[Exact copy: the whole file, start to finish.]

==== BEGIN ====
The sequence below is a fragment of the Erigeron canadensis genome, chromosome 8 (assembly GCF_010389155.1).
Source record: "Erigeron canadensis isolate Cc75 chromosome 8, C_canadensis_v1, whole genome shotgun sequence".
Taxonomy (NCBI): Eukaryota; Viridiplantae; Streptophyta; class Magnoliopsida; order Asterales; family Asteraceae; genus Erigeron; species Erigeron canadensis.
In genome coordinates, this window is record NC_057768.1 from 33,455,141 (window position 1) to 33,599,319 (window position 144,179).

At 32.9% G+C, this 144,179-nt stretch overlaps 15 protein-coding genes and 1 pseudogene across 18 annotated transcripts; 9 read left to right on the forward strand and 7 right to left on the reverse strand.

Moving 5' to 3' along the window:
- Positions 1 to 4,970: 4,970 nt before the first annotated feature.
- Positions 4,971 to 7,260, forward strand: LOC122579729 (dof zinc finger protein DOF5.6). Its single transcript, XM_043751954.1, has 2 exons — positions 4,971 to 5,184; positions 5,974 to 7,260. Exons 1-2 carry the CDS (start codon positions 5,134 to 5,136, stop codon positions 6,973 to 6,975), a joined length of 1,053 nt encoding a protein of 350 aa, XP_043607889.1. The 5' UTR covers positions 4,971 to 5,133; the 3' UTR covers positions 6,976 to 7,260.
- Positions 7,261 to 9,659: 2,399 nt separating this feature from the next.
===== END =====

The sequence below is a fragment of the Erigeron canadensis genome, chromosome 8 (assembly GCF_010389155.1).
Source record: "Erigeron canadensis isolate Cc75 chromosome 8, C_canadensis_v1, whole genome shotgun sequence".
Taxonomy (NCBI): Eukaryota; Viridiplantae; Streptophyta; class Magnoliopsida; order Asterales; family Asteraceae; genus Erigeron; species Erigeron canadensis.
In genome coordinates, this window is record NC_057768.1 from 33,455,141 (window position 1) to 33,599,319 (window position 144,179).

At 32.9% G+C, this 144,179-nt stretch overlaps 15 protein-coding genes and 1 pseudogene across 18 annotated transcripts; 9 read left to right on the forward strand and 7 right to left on the reverse strand.

Moving 5' to 3' along the window:
- Positions 1 to 4,970: 4,970 nt before the first annotated feature.
- Positions 4,971 to 7,260, forward strand: LOC122579729 (dof zinc finger protein DOF5.6). Its single transcript, XM_043751954.1, has 2 exons — positions 4,971 to 5,184; positions 5,974 to 7,260. Exons 1-2 carry the CDS (start codon positions 5,134 to 5,136, stop codon positions 6,973 to 6,975), a joined length of 1,053 nt encoding a protein of 350 aa, XP_043607889.1. The 5' UTR covers positions 4,971 to 5,133; the 3' UTR covers positions 6,976 to 7,260.
- Positions 7,261 to 9,659: 2,399 nt separating this feature from the next.